On April 4, 1967, B.C. Gamble set off a dynamite charge that launched the building of Gamble-Skogmo, Inc.’s $2 million home office building at Highway 12 and Vernon Ave. (now Park Place Blvd.)  Over 200 people were in attendance at the groundbreaking ceremony, including Minneapolis mayor Arthur Naftalin, Golden Valley mayor Carl Nadasdy, St. Louis Park mayor Leonoard Thiel.  The 7 1/2 acre-site had been Evanoff’s truck gardens.

Some facts:

  • The building’s architect was Baker-Lange
  • The builder was announced in 1967 to be Naugle-Leck, although it was later noted that the builder was E.R. Conry Construction Co.
  • Employee Goerge C. (Bud) Bohlig was given the job of interior decoration, and he strove to chose decor for each executive office that was “compatible with the personality of the person using the office,” according to a promotional brochure.
  • Baker Properties was the named manager of the building
  • The address of the building was 5100 Gamble Drive, although it mostly fronted Highway 100.
  • It was made of 180,000 bricks and 248 tons of stone.
  • The building had 200,000 sq. feet of office space.

The Open House was January 7, 1968, with Governor Orville Freeman in attendance.

A tour brochure described many lavish furnishings, especially on the sixth floor, reserved for the executives.  Features were:

  • Paintings
  • An imported Italian marble parquet floor
  • Matched rosewood wall paneling
  • High ceiling in the executive offices
  • Hand-carved antique wooden cabinet doors mounted on the wall of the president’s office, imported from Belgium
  • Wall hanging comprised of doors of antique cabinets imported from Switzerland and Bavaria
  • A 100-year-old rug in Mr. Gambles’ office
  • Floor of antique period oak in a Fountainbleau pattern from Kentucky.
  • Walls of avodire, an exotic African hardwood
  • Hand-carved English fireplace mantle
  • Hearth and surround of imported Italian black and gold marble
  • Bronze door handles
  • Solid brass chandeliers imported from Italy – so heavy that steel beams had to be installed to support them.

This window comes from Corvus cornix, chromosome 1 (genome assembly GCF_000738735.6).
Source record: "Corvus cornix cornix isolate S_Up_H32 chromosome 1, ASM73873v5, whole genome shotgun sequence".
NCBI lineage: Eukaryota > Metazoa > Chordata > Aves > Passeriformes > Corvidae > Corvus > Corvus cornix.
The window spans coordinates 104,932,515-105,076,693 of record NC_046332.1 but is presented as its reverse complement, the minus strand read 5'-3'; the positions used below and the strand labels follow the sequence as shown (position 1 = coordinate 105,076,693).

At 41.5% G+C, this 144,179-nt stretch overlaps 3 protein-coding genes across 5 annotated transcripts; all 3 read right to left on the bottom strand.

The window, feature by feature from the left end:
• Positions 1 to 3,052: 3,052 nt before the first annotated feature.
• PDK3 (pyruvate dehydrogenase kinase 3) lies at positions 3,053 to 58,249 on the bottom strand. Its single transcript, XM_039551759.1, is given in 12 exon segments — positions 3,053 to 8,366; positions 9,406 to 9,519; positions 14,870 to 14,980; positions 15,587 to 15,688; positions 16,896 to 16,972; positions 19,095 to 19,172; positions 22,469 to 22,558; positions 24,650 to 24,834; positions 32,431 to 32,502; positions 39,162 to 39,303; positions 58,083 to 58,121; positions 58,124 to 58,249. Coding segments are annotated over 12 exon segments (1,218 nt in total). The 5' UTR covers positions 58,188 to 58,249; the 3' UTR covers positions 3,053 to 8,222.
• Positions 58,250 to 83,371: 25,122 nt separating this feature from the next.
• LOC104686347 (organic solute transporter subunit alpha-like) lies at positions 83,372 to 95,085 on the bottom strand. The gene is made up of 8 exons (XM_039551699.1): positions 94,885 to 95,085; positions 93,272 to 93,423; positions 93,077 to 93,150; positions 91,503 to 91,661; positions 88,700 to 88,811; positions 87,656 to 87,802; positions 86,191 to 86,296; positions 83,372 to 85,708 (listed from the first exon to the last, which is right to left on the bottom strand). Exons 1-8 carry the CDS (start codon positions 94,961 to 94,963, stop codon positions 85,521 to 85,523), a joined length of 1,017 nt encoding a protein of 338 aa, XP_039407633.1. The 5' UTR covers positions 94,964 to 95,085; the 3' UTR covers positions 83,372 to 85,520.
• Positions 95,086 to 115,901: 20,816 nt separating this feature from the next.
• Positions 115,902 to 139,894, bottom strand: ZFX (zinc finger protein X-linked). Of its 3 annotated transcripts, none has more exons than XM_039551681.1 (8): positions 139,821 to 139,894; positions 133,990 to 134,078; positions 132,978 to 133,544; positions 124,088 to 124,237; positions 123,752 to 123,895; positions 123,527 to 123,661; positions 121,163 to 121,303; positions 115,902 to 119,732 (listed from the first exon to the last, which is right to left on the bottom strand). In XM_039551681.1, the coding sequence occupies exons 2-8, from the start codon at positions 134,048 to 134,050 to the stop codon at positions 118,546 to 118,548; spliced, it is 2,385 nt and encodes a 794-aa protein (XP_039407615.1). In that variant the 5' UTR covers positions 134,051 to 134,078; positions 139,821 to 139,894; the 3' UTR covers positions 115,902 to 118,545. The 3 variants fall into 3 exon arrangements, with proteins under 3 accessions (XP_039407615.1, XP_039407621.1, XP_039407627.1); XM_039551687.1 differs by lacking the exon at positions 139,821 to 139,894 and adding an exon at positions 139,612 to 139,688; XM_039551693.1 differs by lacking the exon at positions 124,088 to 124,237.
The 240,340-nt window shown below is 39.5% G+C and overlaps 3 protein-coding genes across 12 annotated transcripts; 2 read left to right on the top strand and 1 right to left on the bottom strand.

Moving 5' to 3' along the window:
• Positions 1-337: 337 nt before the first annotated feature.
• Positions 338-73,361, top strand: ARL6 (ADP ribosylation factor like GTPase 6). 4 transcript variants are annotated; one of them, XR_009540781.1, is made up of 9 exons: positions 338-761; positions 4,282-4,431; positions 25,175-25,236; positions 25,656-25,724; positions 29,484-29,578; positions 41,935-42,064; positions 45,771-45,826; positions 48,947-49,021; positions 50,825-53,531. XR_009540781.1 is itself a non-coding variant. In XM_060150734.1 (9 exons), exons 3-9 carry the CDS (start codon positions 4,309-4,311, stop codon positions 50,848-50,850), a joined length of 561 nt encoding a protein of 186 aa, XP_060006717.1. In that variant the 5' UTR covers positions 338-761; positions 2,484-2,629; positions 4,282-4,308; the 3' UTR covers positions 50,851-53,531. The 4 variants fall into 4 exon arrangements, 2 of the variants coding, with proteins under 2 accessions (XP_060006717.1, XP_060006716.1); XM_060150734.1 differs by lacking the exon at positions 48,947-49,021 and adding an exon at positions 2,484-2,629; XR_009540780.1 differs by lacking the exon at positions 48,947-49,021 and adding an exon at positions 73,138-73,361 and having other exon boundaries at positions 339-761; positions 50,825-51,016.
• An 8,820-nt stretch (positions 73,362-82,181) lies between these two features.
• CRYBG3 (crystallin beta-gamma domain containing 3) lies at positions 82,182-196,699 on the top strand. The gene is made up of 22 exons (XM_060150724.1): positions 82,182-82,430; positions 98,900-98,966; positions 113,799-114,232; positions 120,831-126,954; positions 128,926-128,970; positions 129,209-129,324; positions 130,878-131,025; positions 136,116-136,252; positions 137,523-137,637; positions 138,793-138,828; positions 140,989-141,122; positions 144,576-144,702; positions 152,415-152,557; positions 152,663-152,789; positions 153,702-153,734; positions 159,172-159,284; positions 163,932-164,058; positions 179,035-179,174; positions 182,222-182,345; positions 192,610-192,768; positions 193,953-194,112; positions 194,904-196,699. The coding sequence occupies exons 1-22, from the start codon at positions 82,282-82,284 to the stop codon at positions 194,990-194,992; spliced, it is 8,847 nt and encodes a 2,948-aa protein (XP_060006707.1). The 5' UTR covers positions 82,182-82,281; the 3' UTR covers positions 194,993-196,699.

• Walls of antiqued bleached mahogany


Gambles Building, 1972


An article from April 1967 indicated that the building would be the International Headquarters, consisting of about 4,000 stores in 37 states and all the provinces of Canada.  The building was to replace the firm’s previous headquarters at 8th Street and Hennepin Ave. in downtown Minneapolis.   The firm employed approximately 20,000 people.



This facility was built to serve 550 retail stores in the four-state area. In 1967 it had been recently expanded to 380,000 square feet on its 14 acres of office and warehouse space.   The warehouse held appliances, hardware, sporting goods, farm implements, automotive parts, and furniture.  Wayne Musgrave was the warehouse manager, and Mahlon Rotzien was the regional manager.  There were 200 employees in the warehouse.  Early computers handled 65,000 “flexipay” accounts, invoice receipts for three warehouses, and tracked 25,000 items. A company spokesman said that the biggest job the computer does is to automatically read and analyze cash register tapes for the Tempo stores.




Gamble and Phil Skogmo, boyhood friends from Arthur, North Dakota, came to Minnesota separately in 1920.  They opened a car dealership in Fergus Falls, but found that the auto parts business was the most lucrative.  They opened the first Gamble-Skogmo Auto Supply Store in 1925 in St. Cloud. Their stores went from selling only auto supplies to housewares, hardware, appliances, etc. From 1925 to 1928 they were headquartered in Fergus Falls.

In 1928 they had 55 stores and they moved their headquarters to Minneapolis, most notably at 700 N. Washington for 18 years, and 15 North 8th Street (at Hennepin) for 22 years.

Philip Skogmo died in 1949.

A 1964 article says that Carl C. Raugust was president.  The company consisted of 456 company-owned stores, 40 low-margin retail units (also company-owned), and 2,404 authorized dealers for a total of 2,536 stores.

At its peak the company had almost 4,200 stores in 38 states, including Gambles Department Stores, Red Owl, and Snyder Drug Stores.

In 1977 Bert Gamble retired.  The company was sold to Wickes in 1980.  Wickes went bankrupt in 1982.  The company that was Gamble-Skogmo was sold off in pieces.  Many long-time employees lost their retirement funds as a result.  Despite a class-action suit, thousands of hard-earned dollars just disappeared.

There was a Gamble Museum in the headquarters building in St. Louis Park that was moved to the lobby of Walker Methodist Health Center at 3737 Bryant Avenue South in Minneapolis. The museum contains a wide variety of merchandise that was sold in the early Gambles Hardware Stores, along with awards and memorabilia highlighting Mr. Gamble’s merchandising accomplishments and community philanthropic participation.

In later years, the building at 5100 Gamble Drive houses a medical and dental center for Group Health.

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